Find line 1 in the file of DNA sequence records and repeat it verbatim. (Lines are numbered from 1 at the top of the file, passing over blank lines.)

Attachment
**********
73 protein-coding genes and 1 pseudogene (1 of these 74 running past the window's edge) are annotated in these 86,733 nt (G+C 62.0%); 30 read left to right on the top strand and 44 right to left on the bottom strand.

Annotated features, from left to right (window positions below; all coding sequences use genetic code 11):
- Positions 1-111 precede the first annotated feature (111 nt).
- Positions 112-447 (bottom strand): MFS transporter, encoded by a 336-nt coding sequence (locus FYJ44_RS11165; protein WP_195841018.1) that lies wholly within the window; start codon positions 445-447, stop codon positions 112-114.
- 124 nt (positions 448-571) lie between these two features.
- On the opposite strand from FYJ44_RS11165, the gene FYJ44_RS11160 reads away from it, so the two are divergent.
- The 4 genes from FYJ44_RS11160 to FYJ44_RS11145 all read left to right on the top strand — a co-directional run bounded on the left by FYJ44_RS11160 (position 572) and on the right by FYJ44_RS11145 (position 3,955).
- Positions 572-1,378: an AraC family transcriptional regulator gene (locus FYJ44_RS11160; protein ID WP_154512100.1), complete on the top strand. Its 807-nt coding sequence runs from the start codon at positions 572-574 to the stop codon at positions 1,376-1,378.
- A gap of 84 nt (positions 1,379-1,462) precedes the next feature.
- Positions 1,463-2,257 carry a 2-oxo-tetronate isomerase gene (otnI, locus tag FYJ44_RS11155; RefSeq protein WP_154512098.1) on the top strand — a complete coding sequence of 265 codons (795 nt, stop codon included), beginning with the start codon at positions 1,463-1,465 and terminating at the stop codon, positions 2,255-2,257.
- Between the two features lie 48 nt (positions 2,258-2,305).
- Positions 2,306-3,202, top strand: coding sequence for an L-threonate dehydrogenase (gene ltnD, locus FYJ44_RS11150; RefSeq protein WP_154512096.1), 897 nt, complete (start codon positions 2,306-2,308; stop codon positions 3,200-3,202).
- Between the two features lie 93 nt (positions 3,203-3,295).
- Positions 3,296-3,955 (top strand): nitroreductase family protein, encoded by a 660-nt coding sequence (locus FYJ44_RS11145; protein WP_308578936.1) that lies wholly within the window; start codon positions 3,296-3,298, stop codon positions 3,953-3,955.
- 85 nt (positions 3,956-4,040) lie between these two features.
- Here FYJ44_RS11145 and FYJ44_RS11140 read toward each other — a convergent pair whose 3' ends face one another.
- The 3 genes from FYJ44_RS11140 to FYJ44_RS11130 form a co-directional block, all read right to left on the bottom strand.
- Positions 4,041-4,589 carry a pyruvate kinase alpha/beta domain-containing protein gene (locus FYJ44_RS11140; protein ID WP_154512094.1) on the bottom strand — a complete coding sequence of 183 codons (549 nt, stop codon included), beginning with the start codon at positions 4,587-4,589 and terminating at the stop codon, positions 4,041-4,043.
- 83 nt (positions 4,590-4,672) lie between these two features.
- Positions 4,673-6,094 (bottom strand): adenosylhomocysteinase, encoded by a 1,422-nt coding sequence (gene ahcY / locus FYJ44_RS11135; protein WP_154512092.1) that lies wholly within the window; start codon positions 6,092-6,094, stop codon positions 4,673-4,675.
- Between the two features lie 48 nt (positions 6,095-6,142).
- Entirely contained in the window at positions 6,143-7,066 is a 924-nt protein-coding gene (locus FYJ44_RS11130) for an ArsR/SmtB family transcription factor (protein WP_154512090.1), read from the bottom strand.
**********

73 protein-coding genes and 1 pseudogene (1 of these 74 running past the window's edge) are annotated in these 86,733 nt (G+C 62.0%); 30 read left to right on the top strand and 44 right to left on the bottom strand.